Monday, June 6, 2016

Thoughts on Adventure - Installment 4



Day 5 (Sat) - Oxford! 
 
Up quite early to catch a train for Oxford.  The train was delayed an hour due to "mechanical issues" so I ended up on another train & rode an hour or so through some stunning countryside.  Picturesque, lushly green, rolling hills, quaint cottages...  

view from the train
view from the train

 Had a lovely conversation with a young Irishman named Owen who had studied seismology at UC Berkley & was working on his PHD.  He wanted to talk about America, and the differences in California & Texas.

And then Oxford.  Walked all day on cobblestone streets, which take some getting used to. (Wrecked my ankle, misery for the remainder of the trip)  Some of the buildings are nearing 1,000 yrs old. I touched many of them!   I toured Oxford Castle, which was mainly a fortification for a few years until turned into a prison.  And trust me, not a prison you want to be in.  I opted not to climb the 101 steps up the tower.

 
Oxford castle
Oxford castle tower













         Then lunch (mushroom "pie" & mashed potatoes - yummy & hot & 
         filling) then the Bodleian library at the university, where they had a 
         dual exhibition - Shakespeare's Dead & the Treasures of the
          Bodleian.  



Oxford Camera
Inside the church








Tower & gate, old Bodleian






courtyard, old Bodleian library



1. Shakespeare had (to me) unreadable handwriting.  Perhaps because he was simply writing so fast...?? The exhibit dealt with the characters he killed off, and the challenges to the actors.

 2.  My eyes landed on an original of the MAGNA CARTA.  Such a simple, unembellished document to have had such a lasting impact on humanity.

Magna Carta - 1214

3.  The oldest document in their collection was on display as well - the Papal Charter for the city - from 1213.  So many incredible manuscripts! 

Then the Ashmoleian Museum.  Some stunning works in their collection & I was not disappointed.  But the Museum was hot - no air stirring - and full of people - and I just couldn't breathe.  So ended up just walking thru the streets, slowly making my way back to the train station.  And suddenly came upon a canal where there were narrow houseboats docked!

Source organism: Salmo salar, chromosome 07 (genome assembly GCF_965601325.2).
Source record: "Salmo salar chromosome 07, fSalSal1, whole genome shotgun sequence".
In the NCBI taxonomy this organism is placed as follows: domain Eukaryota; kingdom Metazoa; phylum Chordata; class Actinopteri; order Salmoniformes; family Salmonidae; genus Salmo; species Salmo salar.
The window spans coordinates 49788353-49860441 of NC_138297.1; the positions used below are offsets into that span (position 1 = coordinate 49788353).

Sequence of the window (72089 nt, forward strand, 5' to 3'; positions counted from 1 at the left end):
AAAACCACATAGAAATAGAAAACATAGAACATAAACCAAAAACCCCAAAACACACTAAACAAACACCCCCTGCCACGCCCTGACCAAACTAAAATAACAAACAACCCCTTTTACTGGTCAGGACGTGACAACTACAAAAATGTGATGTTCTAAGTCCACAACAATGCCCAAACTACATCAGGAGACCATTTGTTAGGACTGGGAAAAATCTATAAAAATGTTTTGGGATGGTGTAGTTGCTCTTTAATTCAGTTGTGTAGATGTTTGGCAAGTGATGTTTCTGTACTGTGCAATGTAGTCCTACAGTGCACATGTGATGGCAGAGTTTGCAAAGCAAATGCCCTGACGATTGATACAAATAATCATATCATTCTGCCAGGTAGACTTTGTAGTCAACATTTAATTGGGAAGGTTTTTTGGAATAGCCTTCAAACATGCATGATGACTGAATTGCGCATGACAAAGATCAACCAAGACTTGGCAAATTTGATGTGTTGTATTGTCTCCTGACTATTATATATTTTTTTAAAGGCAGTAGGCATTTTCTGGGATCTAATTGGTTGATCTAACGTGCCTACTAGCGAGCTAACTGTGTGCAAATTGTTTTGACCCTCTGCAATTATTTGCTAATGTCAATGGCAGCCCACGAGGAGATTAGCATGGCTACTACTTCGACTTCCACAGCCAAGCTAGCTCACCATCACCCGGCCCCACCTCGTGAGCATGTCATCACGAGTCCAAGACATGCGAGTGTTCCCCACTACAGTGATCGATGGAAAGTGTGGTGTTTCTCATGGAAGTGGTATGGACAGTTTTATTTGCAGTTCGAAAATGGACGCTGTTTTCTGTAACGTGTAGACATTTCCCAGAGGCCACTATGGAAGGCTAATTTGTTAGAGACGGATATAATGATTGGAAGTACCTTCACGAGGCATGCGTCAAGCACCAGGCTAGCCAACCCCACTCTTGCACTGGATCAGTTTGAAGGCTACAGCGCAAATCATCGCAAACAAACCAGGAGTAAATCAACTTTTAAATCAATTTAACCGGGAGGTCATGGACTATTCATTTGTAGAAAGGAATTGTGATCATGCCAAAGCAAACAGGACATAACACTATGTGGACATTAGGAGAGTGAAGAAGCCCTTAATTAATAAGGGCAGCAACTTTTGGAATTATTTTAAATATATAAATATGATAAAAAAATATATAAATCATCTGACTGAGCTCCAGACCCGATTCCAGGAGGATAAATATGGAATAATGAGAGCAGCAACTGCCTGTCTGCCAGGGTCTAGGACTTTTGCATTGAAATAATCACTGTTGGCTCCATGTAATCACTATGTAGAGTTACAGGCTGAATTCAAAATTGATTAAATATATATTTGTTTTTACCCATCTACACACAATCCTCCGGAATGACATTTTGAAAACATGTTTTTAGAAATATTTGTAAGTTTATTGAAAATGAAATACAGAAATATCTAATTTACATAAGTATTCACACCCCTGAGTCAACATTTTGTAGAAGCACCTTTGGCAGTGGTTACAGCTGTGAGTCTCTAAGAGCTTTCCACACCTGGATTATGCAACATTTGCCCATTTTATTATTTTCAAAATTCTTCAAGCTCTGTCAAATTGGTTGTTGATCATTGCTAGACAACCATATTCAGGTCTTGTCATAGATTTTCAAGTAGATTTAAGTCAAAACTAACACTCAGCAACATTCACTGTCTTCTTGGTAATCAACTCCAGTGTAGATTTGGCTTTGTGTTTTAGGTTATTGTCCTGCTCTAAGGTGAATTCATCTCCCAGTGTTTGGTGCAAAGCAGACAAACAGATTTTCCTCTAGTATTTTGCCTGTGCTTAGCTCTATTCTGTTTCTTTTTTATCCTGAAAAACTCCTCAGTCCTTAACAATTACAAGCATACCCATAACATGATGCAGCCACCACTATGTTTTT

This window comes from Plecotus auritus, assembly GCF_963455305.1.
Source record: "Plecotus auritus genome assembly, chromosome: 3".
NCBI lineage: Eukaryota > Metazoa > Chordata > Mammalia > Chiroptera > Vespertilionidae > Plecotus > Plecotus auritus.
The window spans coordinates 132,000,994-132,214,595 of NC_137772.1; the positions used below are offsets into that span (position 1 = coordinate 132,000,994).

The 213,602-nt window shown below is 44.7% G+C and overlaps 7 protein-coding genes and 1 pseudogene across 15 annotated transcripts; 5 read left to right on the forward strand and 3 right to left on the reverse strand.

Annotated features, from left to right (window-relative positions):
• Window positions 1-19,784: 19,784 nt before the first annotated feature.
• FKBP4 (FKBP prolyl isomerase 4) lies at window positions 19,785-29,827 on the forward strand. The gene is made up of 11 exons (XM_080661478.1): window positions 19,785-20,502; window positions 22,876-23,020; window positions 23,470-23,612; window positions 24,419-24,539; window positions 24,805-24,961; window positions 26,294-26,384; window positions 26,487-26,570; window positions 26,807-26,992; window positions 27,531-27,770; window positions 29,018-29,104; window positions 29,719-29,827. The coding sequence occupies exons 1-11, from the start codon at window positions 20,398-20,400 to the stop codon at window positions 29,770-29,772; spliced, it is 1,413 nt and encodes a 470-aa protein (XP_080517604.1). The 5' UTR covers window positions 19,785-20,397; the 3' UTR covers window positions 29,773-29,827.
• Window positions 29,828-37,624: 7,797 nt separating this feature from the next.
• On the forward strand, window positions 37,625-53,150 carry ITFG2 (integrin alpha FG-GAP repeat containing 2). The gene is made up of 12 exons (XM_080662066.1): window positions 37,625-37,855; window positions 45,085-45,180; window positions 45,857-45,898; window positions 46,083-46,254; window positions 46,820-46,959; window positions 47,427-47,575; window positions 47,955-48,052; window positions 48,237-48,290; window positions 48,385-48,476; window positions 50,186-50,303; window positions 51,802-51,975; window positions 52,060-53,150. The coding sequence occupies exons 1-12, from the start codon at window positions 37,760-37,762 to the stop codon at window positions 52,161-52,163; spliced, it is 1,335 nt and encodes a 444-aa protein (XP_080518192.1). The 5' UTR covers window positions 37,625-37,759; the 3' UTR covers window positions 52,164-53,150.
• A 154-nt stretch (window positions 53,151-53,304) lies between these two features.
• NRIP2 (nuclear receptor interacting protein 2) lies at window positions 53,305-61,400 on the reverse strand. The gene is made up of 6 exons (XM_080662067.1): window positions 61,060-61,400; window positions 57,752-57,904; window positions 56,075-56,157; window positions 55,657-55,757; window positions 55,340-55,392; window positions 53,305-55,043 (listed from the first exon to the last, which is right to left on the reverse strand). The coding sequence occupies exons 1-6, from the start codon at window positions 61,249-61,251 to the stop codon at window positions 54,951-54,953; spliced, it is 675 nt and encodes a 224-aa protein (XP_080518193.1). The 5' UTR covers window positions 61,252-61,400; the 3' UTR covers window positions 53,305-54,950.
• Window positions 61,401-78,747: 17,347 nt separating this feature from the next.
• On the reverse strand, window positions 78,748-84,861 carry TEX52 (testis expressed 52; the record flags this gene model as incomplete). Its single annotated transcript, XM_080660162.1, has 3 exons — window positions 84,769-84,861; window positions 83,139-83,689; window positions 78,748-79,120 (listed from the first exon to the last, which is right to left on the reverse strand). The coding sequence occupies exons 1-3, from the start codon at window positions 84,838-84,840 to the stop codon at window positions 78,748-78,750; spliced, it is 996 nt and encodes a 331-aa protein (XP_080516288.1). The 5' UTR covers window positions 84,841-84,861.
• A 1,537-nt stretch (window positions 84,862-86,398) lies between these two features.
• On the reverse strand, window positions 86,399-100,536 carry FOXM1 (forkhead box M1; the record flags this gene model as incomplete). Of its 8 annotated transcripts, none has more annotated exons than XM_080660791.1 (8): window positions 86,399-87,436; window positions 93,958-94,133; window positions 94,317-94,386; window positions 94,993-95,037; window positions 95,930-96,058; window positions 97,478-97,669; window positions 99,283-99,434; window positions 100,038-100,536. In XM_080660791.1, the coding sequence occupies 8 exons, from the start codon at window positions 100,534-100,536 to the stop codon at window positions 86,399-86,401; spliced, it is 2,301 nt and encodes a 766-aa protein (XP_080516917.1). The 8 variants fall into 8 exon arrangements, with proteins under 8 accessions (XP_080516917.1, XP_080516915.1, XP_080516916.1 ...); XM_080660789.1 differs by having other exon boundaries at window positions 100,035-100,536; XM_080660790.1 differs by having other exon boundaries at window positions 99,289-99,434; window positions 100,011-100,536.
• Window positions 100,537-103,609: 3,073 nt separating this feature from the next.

Canal
Narrow houseboats












And I passed 3 different musicians playing in the streets!  Wonderful!



Fiddler in the mall

Street band

5 comments:

  1. I have been to Cambridge, but never to Oxford. Having read Brideshead Revisited and fallen in love with all the interwar stuff I really should make it a priority to visit Oxford. Street musicians can really add to a place (or not, depending upon how good they are; Bill sometimes comments 'Well, you have to practice somewhere...'). They are called 'buskers' but I don't know the origin of the word.

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  2. I have been to Cambridge, but never to Oxford. Having read Brideshead Revisited and fallen in love with all the interwar stuff I really should make it a priority to visit Oxford. Street musicians can really add to a place (or not, depending upon how good they are; Bill sometimes comments 'Well, you have to practice somewhere...'). They are called 'buskers' but I don't know the origin of the word.

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  3. I'm a huge fan of the Inspector Morse & Inspector Lewis & Midsomer Murders series, so this was a highlight for me. The musicians (buskers - will have to look that up) were pretty good for the most part, and fun. I have only seen the movie Brideshead Revisited - must read the book!
    I had originally intended to go to Cambridge & the American Cemetery in Madingly, and IMW Duxford, but couldn't work out the logistics.

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  4. Public transport is great, but there are times when you just can't get somewhere on it or at least not within a sensible time frame.

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  5. Public transport is great, but there are times when you just can't get somewhere on it or at least not within a sensible time frame.

    ReplyDelete